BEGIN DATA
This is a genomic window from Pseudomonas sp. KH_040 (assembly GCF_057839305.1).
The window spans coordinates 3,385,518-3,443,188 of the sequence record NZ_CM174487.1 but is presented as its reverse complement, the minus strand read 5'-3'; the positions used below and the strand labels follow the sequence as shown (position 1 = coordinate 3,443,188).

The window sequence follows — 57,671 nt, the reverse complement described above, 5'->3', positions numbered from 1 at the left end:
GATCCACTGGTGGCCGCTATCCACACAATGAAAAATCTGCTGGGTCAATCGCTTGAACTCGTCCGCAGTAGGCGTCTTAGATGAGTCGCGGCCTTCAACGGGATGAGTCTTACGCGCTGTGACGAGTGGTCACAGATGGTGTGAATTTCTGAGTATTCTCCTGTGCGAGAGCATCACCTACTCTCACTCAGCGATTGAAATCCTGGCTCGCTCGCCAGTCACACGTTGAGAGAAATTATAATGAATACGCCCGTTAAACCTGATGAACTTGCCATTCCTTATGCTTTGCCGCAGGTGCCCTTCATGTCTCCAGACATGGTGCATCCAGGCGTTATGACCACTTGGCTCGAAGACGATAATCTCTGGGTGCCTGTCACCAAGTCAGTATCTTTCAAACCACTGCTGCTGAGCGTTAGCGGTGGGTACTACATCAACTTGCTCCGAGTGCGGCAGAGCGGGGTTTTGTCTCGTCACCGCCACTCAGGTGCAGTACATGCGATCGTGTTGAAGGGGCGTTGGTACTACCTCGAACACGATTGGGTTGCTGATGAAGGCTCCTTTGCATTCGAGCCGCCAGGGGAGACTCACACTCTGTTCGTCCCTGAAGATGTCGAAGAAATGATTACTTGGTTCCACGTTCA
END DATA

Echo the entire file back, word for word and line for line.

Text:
This is a genomic window from Pseudomonas sp. KH_040 (assembly GCF_057839305.1).
The window spans coordinates 3,385,518-3,443,188 of the sequence record NZ_CM174487.1 but is presented as its reverse complement, the minus strand read 5'-3'; the positions used below and the strand labels follow the sequence as shown (position 1 = coordinate 3,443,188).

The window sequence follows — 57,671 nt, the reverse complement described above, 5'->3', positions numbered from 1 at the left end:
GATCCACTGGTGGCCGCTATCCACACAATGAAAAATCTGCTGGGTCAATCGCTTGAACTCGTCCGCAGTAGGCGTCTTAGATGAGTCGCGGCCTTCAACGGGATGAGTCTTACGCGCTGTGACGAGTGGTCACAGATGGTGTGAATTTCTGAGTATTCTCCTGTGCGAGAGCATCACCTACTCTCACTCAGCGATTGAAATCCTGGCTCGCTCGCCAGTCACACGTTGAGAGAAATTATAATGAATACGCCCGTTAAACCTGATGAACTTGCCATTCCTTATGCTTTGCCGCAGGTGCCCTTCATGTCTCCAGACATGGTGCATCCAGGCGTTATGACCACTTGGCTCGAAGACGATAATCTCTGGGTGCCTGTCACCAAGTCAGTATCTTTCAAACCACTGCTGCTGAGCGTTAGCGGTGGGTACTACATCAACTTGCTCCGAGTGCGGCAGAGCGGGGTTTTGTCTCGTCACCGCCACTCAGGTGCAGTACATGCGATCGTGTTGAAGGGGCGTTGGTACTACCTCGAACACGATTGGGTTGCTGATGAAGGCTCCTTTGCATTCGAGCCGCCAGGGGAGACTCACACTCTGTTCGTCCCTGAAGATGTCGAAGAAATGATTACTTGGTTCCACGTTCA